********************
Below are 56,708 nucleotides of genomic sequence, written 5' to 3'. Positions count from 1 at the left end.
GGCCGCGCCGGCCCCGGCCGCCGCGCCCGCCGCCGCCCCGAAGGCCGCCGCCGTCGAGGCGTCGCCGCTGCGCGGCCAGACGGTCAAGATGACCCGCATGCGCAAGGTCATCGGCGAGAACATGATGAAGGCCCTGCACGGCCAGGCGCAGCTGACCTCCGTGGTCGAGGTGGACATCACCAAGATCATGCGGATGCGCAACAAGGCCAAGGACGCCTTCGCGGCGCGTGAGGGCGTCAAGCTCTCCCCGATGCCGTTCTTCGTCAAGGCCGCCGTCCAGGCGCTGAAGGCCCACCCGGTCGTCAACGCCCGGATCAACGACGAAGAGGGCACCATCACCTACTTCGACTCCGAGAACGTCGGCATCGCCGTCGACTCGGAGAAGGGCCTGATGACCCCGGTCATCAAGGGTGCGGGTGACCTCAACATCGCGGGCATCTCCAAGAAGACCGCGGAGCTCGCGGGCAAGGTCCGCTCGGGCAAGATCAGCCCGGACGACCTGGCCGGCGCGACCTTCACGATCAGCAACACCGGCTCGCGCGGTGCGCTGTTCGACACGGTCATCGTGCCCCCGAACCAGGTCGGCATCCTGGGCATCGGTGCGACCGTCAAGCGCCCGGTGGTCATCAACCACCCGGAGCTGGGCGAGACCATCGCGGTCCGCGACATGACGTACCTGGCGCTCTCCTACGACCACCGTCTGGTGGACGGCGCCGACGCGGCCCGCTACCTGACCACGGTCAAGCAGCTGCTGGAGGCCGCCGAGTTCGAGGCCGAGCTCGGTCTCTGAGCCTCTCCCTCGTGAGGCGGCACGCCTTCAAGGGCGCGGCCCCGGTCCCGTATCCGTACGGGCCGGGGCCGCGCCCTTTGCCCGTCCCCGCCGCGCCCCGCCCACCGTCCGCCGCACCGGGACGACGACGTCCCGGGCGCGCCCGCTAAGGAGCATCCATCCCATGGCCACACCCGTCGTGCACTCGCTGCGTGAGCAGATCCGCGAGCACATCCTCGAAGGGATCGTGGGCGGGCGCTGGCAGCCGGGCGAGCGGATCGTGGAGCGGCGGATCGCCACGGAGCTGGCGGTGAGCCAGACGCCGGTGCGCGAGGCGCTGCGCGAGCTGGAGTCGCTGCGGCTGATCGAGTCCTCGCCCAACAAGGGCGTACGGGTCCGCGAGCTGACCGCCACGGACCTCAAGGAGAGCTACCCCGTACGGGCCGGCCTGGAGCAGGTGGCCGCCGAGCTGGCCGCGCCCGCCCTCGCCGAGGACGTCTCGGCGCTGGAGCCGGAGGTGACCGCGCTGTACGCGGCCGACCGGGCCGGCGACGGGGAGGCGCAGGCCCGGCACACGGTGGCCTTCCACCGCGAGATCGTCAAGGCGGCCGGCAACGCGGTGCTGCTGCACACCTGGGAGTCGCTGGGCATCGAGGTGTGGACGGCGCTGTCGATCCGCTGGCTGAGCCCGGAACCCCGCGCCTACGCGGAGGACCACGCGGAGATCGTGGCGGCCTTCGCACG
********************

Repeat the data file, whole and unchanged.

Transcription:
Below are 56,708 nucleotides of genomic sequence, written 5' to 3'. Positions count from 1 at the left end.
GGCCGCGCCGGCCCCGGCCGCCGCGCCCGCCGCCGCCCCGAAGGCCGCCGCCGTCGAGGCGTCGCCGCTGCGCGGCCAGACGGTCAAGATGACCCGCATGCGCAAGGTCATCGGCGAGAACATGATGAAGGCCCTGCACGGCCAGGCGCAGCTGACCTCCGTGGTCGAGGTGGACATCACCAAGATCATGCGGATGCGCAACAAGGCCAAGGACGCCTTCGCGGCGCGTGAGGGCGTCAAGCTCTCCCCGATGCCGTTCTTCGTCAAGGCCGCCGTCCAGGCGCTGAAGGCCCACCCGGTCGTCAACGCCCGGATCAACGACGAAGAGGGCACCATCACCTACTTCGACTCCGAGAACGTCGGCATCGCCGTCGACTCGGAGAAGGGCCTGATGACCCCGGTCATCAAGGGTGCGGGTGACCTCAACATCGCGGGCATCTCCAAGAAGACCGCGGAGCTCGCGGGCAAGGTCCGCTCGGGCAAGATCAGCCCGGACGACCTGGCCGGCGCGACCTTCACGATCAGCAACACCGGCTCGCGCGGTGCGCTGTTCGACACGGTCATCGTGCCCCCGAACCAGGTCGGCATCCTGGGCATCGGTGCGACCGTCAAGCGCCCGGTGGTCATCAACCACCCGGAGCTGGGCGAGACCATCGCGGTCCGCGACATGACGTACCTGGCGCTCTCCTACGACCACCGTCTGGTGGACGGCGCCGACGCGGCCCGCTACCTGACCACGGTCAAGCAGCTGCTGGAGGCCGCCGAGTTCGAGGCCGAGCTCGGTCTCTGAGCCTCTCCCTCGTGAGGCGGCACGCCTTCAAGGGCGCGGCCCCGGTCCCGTATCCGTACGGGCCGGGGCCGCGCCCTTTGCCCGTCCCCGCCGCGCCCCGCCCACCGTCCGCCGCACCGGGACGACGACGTCCCGGGCGCGCCCGCTAAGGAGCATCCATCCCATGGCCACACCCGTCGTGCACTCGCTGCGTGAGCAGATCCGCGAGCACATCCTCGAAGGGATCGTGGGCGGGCGCTGGCAGCCGGGCGAGCGGATCGTGGAGCGGCGGATCGCCACGGAGCTGGCGGTGAGCCAGACGCCGGTGCGCGAGGCGCTGCGCGAGCTGGAGTCGCTGCGGCTGATCGAGTCCTCGCCCAACAAGGGCGTACGGGTCCGCGAGCTGACCGCCACGGACCTCAAGGAGAGCTACCCCGTACGGGCCGGCCTGGAGCAGGTGGCCGCCGAGCTGGCCGCGCCCGCCCTCGCCGAGGACGTCTCGGCGCTGGAGCCGGAGGTGACCGCGCTGTACGCGGCCGACCGGGCCGGCGACGGGGAGGCGCAGGCCCGGCACACGGTGGCCTTCCACCGCGAGATCGTCAAGGCGGCCGGCAACGCGGTGCTGCTGCACACCTGGGAGTCGCTGGGCATCGAGGTGTGGACGGCGCTGTCGATCCGCTGGCTGAGCCCGGAACCCCGCGCCTACGCGGAGGACCACGCGGAGATCGTGGCGGCCTTCGCACG